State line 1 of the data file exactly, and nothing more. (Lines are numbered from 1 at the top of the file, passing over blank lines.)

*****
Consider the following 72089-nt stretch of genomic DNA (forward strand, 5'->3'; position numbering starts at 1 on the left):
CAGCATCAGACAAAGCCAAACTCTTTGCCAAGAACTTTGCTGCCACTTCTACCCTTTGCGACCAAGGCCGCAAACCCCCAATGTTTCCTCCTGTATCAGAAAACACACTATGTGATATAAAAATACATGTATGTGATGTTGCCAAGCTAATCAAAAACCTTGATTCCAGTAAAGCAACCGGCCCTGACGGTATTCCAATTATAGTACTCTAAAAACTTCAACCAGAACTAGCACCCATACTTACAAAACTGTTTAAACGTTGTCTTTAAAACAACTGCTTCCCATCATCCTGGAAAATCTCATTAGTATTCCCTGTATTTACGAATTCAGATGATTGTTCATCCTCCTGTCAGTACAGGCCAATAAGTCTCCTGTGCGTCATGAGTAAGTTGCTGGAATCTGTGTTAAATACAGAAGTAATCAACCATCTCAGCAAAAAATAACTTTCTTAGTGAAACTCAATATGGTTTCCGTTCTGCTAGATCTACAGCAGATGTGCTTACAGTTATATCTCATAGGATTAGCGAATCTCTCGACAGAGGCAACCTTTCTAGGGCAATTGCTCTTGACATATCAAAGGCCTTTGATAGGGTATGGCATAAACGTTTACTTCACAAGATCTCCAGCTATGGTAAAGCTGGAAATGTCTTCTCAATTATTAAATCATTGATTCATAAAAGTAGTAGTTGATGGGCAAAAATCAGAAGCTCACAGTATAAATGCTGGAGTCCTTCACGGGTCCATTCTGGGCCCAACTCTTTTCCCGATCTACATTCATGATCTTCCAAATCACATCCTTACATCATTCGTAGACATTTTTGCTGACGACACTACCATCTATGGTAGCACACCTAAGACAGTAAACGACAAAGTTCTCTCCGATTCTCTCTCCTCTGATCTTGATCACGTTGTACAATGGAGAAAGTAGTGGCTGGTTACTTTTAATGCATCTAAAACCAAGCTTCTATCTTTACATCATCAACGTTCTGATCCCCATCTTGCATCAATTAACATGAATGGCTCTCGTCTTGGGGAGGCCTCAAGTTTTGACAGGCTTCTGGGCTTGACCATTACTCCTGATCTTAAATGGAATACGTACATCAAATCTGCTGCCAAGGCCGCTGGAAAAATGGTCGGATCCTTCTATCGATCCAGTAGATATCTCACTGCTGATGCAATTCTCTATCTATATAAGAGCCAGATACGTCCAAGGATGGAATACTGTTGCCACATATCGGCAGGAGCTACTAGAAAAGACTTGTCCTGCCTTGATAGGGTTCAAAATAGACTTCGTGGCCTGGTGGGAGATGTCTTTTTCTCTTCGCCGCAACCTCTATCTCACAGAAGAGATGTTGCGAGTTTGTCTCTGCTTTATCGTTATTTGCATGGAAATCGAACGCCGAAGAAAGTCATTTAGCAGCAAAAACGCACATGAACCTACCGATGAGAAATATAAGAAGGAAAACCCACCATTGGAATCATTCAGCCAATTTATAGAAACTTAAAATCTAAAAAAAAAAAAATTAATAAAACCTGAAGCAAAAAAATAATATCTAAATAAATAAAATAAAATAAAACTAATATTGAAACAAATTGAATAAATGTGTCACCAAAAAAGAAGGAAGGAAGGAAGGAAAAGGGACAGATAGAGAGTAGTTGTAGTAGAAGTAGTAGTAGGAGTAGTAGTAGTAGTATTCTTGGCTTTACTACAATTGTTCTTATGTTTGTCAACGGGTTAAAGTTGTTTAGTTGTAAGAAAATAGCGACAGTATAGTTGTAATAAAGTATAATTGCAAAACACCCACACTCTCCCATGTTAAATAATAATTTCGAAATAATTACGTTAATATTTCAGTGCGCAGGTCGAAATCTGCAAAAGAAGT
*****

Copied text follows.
Consider the following 72089-nt stretch of genomic DNA (forward strand, 5'->3'; position numbering starts at 1 on the left):